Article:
My other problem with the Sailor V 1 comic is that it's kind of cheesey. It's not funny, hardly interesting, and as such, it's barely worth reading. I'm glad Sailor V wasn't the main character, because if she were, I probably wouldn't have liked the anime, or felt enough interest 15 years later to actually watch the original Japanese version of the anime (which is better than the English one, in many ways, though the English one was good in it's own ways too). Of course, I have to watch it with subtitles since I don't speak Japanese...

Anyway, I still recommend buying it if you're a diehard fan, and definitely if you still like Sailor Moon even though like me, you are now in your mid-twenties. I sincerely hope that the actual Sailor Moon manga (I have to finish Sailor V 2 first!) is better. It still provides a lot of enjoyment despite it's obvious failings, since it gives background on the series that I wouldn't get just from watching the anime.
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Most Helpful Customer Reviews on (beta) HASH(0xa398e0b4) out of 5 stars 81 reviews
31 of 31 people found the following review helpful
HASH(0xa3a9f180) out of 5 stars A must buy for Sailor Moon fans Sept. 13 2011
By ChibiNeko - Published on
Format: Paperback
I'd heard a lot about the Sailor V manga and let me tell you, it's all true. Not only can you see where Takeuchi started toying around with the character designs for Sailor Moon, but you can also see where some view it as close, but not quite as good as Sailor Moon. (Still worth reading, though!)

First I just have to say that like Sailor Moon, the artwork is gorgeous. It's a little rough in places compared to her later work (especially since the new Sailor Moon), but it's still incredibly fun to look at. The story is also interesting since it's both a standalone manga as well as being linked to the SM universe. I have to warn readers that they should take this manga with a grain of salt as far as how it fits into the SM world since you'll see various things that don't match up with what we know about the Sailor Venus in Sailor Moon. This is because Sailor V was initially released before Sailor Moon was and eventually sparked the idea for what is now her best known series.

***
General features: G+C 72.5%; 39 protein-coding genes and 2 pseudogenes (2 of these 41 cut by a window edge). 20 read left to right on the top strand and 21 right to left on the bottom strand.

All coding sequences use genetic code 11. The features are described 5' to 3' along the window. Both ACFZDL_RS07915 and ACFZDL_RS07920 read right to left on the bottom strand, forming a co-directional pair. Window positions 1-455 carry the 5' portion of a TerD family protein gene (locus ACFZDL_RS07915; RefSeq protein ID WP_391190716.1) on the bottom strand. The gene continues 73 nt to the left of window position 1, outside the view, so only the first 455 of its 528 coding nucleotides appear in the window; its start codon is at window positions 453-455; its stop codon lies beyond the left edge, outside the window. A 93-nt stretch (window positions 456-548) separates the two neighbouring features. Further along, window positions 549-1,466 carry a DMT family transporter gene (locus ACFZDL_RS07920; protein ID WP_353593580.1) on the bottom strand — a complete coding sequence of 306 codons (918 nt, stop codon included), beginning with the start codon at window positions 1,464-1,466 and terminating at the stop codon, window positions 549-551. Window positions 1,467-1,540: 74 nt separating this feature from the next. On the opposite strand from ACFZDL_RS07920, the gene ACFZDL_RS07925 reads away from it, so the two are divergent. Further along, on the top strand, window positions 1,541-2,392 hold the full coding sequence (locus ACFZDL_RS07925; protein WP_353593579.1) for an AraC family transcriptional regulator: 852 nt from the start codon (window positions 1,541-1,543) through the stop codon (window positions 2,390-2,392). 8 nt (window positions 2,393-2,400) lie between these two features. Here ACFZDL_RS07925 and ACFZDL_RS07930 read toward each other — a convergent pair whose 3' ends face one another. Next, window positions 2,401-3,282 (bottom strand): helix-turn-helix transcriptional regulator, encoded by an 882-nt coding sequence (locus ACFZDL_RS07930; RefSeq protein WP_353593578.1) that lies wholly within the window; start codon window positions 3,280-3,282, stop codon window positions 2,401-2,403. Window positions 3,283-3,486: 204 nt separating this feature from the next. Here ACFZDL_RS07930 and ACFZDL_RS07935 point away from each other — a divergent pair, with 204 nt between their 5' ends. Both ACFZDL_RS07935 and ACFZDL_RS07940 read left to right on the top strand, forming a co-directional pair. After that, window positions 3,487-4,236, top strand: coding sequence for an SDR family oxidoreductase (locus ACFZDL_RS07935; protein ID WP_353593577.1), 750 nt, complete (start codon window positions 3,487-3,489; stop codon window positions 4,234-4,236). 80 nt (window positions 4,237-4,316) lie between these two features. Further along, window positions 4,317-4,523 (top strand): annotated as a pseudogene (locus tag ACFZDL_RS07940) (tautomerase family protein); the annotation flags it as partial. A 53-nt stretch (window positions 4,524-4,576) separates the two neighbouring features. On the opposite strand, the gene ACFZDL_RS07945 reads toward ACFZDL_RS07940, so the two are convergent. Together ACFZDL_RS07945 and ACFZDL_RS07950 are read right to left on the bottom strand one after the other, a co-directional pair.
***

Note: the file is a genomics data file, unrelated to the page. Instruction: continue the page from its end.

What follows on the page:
The most fun of this volume is to look to see where Takeuchi started playing around with character designs. Minako (Sailor V) was quite obviously a springing board for Usagi, as she shares many of Usagi's characteristics and surroundings, most notably Usagi's parents and a few of her classmates. It's interesting to also see how the story changed over time, as the Sailor Moon series started up not long after Sailor V started up and ran alongside the Sailor V manga. (Sailor V releases started coming out more sporadically.) You can see some of the Sailor Moon characters (most notably Usagi), which was pretty neat.

Translation-wise, this isn't bad. I did spot a grammatical error in the volume and at times it does suffer from awkward translating, it's pretty well done and actually flows a little better than the Sailor Moon translation did. (Possibly due to it being potentially less scrutinized by the fanbase as the SM manga would be.)

This isn't as strong as the Sailor Moon manga is, but it's still very fun and it's a must buy for fans of Sailor Moon. For those who aren't as die-hard? Well, personally my gut reaction is to collect everything and tell everyone else to (hey, I'm a completist), but some might find that this just doesn't grab them as much as the Sailor Moon series does (or vice-versa). For them it might be worth checking out in the bookstore before buying it.
22 of 23 people found the following review helpful
HASH(0xa3a9f1c8) out of 5 stars Better quality than the Japanese version Sept. 17 2011
By Karen Stevens - Published on
Format: Paperback Verified Purchase
I've still got the original 1993 Japanese graphic novel. A comparison:

- This version contains some color pages, the original one does not
- This version has improved printing quality over the original, with much nicer details
- This book is about half an inch taller and wider than the original
- The pages are unflipped and many background sounds / signs / etc are left in Japanese. There's translations in the margins, blank areas, and in a list in the back.
- The original character names are preserved

Overall, I'd say this is a BUY for any Sailor Moon / Sailor V fan, even if you still have the originals.
14 of 15 people found the following review helpful
HASH(0xa3a9ed14) out of 5 stars Sailor Moon fans rejoice, 'cause the manga is back!! Sept. 13 2011
By Kohinata99 - Published on
Format: Paperback